To my astonishment I found walking from the worm piss treated area to the urea treated area a very considerable difference in plant health.

The worm piss treated strips were a dark healthy green with many strong tall tillers and large wheat heads, in contrast the urea treated area was suffering from a much higher density of grass weeds and also a heavy infection of leaf disease, the stems were leaning left and right instead of being tall and straight up and the heads where visibly shorter and less filled with grain.

The crops which I had sprayed with worm piss over the entire paddock yielded one third better than I expected.

My fertiliser rep. made the comment that it would be impossible for the worm piss to contain the amount of N per litre as advertised, I did a little experiment whereby I filled a 7 litre bucked with the worm piss and left it in the sun to evaporate.

It is nearly complete and the bucket is now full of solid white crystallised N.

Worm piss.

I am now designing my own super sized worm farm which will be housed in an old unused cement water tank.

I will feed the worms damaged and moldy hay and water the farm and capture the excess.

I hope to be able to produce my own high concentrate fertliser from my damaged hay which is a by product of my hay enterprise.

This could be a way of managing the very expensive imported fertiliser compounds,

Hopefully it might also help me eradicat areas of ST which have begun to dominate some areas of my farm which have been badly wind eroded in the past.

Angela Helleren
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Post by Angela Helleren » Thu May 01, 2008 2:44 pm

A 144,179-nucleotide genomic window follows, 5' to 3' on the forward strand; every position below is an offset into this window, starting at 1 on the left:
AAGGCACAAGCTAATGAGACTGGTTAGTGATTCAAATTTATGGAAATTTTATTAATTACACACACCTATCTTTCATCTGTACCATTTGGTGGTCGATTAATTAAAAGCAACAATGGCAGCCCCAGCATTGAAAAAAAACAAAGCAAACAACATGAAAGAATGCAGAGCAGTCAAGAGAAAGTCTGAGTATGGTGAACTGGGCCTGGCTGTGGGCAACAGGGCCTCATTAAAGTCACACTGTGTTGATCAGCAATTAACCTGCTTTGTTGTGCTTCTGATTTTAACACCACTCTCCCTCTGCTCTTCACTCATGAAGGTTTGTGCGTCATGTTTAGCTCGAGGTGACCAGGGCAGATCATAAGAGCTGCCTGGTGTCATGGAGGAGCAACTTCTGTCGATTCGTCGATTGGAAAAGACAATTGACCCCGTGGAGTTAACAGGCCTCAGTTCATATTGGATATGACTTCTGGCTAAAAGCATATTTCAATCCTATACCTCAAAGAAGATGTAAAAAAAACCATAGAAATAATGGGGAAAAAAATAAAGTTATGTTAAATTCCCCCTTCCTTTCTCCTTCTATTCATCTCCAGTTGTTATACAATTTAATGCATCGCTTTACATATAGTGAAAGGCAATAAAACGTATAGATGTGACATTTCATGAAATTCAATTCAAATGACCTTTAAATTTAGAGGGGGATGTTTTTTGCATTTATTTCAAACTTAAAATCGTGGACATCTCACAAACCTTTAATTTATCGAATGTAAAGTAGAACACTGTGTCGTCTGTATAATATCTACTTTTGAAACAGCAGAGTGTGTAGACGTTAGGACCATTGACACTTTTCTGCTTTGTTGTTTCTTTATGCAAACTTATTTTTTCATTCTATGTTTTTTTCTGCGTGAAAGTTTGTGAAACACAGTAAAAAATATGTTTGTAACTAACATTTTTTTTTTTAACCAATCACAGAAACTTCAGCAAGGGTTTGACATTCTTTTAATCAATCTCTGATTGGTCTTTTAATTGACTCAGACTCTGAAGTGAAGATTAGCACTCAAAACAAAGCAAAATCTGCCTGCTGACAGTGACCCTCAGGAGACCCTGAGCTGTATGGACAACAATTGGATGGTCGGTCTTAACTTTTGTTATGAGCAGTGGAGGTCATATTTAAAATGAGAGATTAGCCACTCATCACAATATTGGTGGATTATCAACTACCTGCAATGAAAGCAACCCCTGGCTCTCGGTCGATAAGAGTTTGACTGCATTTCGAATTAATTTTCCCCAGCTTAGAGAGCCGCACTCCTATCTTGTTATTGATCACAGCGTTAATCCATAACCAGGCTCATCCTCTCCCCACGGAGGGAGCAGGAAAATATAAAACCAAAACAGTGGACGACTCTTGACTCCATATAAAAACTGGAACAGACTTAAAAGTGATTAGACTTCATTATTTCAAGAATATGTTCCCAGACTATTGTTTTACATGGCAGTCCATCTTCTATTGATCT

Thanks for sharing your 'worm pee' experiment with us Ian. Fascinating, even to a city slicker like me. :D

I did a google on Urea and found this article also interesting.

Under the section Soil Application etc is this paragraph -

When a urea particle dissolves, the area around it becomes a zone of high pH and ammonia concentration. This zone can be quite toxic for a few hours. Seed and seedling roots within this zone can be killed by the free ammonia that has formed. Fortunately, this toxic zone becomes neutralized in most soils as the ammonia converts to ammonium. Usually it's just a few days before plants can effectively use the nitrogen.

I wondered what you have found from past experience using the Urea and did you notice a difference when applying the worm pee?

Also -Slow Release Of Urea

Urea fertilizer can be coated with certain materials, such as sulfur, to reduce the rate at which the nitrogen becomes available to plants. Under certain conditions these slow-release materials result in more efficient use by growing plants. Urea in a slow-release form is popular for use on golf courses, parks, and other special lawn situations.

If a saving of $10,000 on one crop can be made by using 'worm pee', imagine the savings country wide, crops and above mentioned enterprises

Urea Do's and Don'ts

Store separately from ammonium nitrate.
Do not use small, fast-moving augers to move the urea.
Do not exceed a spreading width of 50 feet when urea is applied.
Do not place in direct contact with corn seed.
Keep rates of nitrogen applied together with small grain in drill to 10 1b. on dry soils, 20 lb. when soil is moist.
Apply urea on sod crops when atmospheric temperature is below 60 degrees F.
When urea is broadcast on soils of high pH (above 7.5), the material should be incorporated into the soil as soon as possible. ... C0636.html

Love to hear more as you get your worm farm going!
Many hands make light work.
Unfortunately, too many hands stirring anti clockwise, has spoiled mother natures recipe.
Back to basics.